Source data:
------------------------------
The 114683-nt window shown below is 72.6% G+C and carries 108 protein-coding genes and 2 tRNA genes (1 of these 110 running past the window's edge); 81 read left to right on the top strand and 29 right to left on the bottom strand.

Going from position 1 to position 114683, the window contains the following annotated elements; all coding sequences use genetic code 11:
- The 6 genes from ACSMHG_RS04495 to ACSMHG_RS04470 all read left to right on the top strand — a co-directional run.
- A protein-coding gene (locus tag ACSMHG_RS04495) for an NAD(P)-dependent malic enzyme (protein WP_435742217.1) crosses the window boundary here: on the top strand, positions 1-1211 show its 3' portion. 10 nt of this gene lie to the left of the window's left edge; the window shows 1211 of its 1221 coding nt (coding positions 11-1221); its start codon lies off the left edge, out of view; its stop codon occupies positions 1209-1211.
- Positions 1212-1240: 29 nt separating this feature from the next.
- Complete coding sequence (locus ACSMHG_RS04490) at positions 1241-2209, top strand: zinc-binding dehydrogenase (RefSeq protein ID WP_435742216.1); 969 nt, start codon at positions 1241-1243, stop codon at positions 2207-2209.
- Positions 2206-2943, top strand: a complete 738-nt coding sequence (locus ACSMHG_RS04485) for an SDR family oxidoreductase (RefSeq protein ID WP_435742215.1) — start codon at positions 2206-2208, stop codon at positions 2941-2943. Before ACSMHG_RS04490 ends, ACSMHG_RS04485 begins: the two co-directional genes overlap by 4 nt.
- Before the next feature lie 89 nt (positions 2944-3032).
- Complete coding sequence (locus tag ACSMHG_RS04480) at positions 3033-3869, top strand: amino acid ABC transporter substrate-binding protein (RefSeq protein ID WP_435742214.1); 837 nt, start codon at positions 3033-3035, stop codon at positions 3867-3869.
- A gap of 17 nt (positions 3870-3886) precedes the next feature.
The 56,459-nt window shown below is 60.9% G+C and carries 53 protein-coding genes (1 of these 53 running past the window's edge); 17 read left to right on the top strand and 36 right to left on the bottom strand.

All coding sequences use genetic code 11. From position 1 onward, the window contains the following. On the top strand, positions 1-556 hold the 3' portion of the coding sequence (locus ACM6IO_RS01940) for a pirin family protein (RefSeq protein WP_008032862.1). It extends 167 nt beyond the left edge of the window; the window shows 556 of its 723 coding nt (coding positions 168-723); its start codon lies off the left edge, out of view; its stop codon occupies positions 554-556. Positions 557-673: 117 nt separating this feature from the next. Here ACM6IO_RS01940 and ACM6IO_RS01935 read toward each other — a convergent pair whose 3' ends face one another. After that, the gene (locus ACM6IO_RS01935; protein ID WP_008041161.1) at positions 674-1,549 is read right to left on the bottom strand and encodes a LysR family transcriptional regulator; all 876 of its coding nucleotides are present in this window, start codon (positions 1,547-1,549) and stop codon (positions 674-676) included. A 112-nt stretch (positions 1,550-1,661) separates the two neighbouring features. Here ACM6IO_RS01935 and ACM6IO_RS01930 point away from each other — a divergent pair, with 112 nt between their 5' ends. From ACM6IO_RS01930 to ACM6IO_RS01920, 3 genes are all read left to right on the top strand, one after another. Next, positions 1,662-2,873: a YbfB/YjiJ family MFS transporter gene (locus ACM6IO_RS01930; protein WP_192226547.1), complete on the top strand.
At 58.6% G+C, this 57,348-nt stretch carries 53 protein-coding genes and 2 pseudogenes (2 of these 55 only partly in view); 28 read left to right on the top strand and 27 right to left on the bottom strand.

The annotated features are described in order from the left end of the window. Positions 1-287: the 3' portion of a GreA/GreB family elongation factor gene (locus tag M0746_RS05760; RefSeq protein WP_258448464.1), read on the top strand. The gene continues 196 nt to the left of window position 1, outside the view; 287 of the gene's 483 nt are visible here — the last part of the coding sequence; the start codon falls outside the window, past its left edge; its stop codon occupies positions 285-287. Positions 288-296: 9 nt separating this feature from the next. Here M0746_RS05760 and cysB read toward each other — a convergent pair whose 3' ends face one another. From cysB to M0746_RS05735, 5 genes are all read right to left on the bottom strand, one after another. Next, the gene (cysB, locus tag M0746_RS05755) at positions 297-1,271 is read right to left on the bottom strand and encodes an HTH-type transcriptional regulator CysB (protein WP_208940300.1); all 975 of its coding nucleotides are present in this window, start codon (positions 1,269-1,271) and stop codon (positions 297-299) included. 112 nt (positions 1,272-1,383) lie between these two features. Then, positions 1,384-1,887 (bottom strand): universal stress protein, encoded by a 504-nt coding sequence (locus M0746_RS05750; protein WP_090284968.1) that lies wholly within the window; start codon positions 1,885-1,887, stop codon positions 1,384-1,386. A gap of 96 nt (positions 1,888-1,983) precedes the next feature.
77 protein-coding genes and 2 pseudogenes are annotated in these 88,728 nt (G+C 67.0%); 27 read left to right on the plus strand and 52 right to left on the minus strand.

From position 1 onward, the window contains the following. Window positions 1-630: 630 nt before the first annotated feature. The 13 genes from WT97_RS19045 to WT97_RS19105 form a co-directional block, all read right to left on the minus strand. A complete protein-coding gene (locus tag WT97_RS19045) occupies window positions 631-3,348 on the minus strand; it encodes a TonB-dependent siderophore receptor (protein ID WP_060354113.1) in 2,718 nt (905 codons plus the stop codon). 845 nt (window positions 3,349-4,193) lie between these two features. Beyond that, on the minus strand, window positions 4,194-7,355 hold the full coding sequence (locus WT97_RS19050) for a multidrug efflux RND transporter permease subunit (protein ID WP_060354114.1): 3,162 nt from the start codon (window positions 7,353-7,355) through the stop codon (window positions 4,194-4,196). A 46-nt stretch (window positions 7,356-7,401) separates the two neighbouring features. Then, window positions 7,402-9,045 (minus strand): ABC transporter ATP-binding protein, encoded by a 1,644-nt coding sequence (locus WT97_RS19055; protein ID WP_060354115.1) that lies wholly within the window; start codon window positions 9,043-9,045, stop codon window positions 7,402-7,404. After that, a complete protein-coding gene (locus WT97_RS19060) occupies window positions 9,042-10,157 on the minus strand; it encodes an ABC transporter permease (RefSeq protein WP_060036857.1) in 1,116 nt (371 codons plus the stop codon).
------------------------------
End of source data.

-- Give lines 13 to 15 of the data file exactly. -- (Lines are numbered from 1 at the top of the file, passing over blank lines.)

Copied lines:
At 58.6% G+C, this 57,348-nt stretch carries 53 protein-coding genes and 2 pseudogenes (2 of these 55 only partly in view); 28 read left to right on the top strand and 27 right to left on the bottom strand.

The annotated features are described in order from the left end of the window. Positions 1-287: the 3' portion of a GreA/GreB family elongation factor gene (locus tag M0746_RS05760; RefSeq protein WP_258448464.1), read on the top strand. The gene continues 196 nt to the left of window position 1, outside the view; 287 of the gene's 483 nt are visible here — the last part of the coding sequence; the start codon falls outside the window, past its left edge; its stop codon occupies positions 285-287. Positions 288-296: 9 nt separating this feature from the next. Here M0746_RS05760 and cysB read toward each other — a convergent pair whose 3' ends face one another. From cysB to M0746_RS05735, 5 genes are all read right to left on the bottom strand, one after another. Next, the gene (cysB, locus tag M0746_RS05755) at positions 297-1,271 is read right to left on the bottom strand and encodes an HTH-type transcriptional regulator CysB (protein WP_208940300.1); all 975 of its coding nucleotides are present in this window, start codon (positions 1,269-1,271) and stop codon (positions 297-299) included. 112 nt (positions 1,272-1,383) lie between these two features. Then, positions 1,384-1,887 (bottom strand): universal stress protein, encoded by a 504-nt coding sequence (locus M0746_RS05750; protein WP_090284968.1) that lies wholly within the window; start codon positions 1,885-1,887, stop codon positions 1,384-1,386. A gap of 96 nt (positions 1,888-1,983) precedes the next feature.
77 protein-coding genes and 2 pseudogenes are annotated in these 88,728 nt (G+C 67.0%); 27 read left to right on the plus strand and 52 right to left on the minus strand.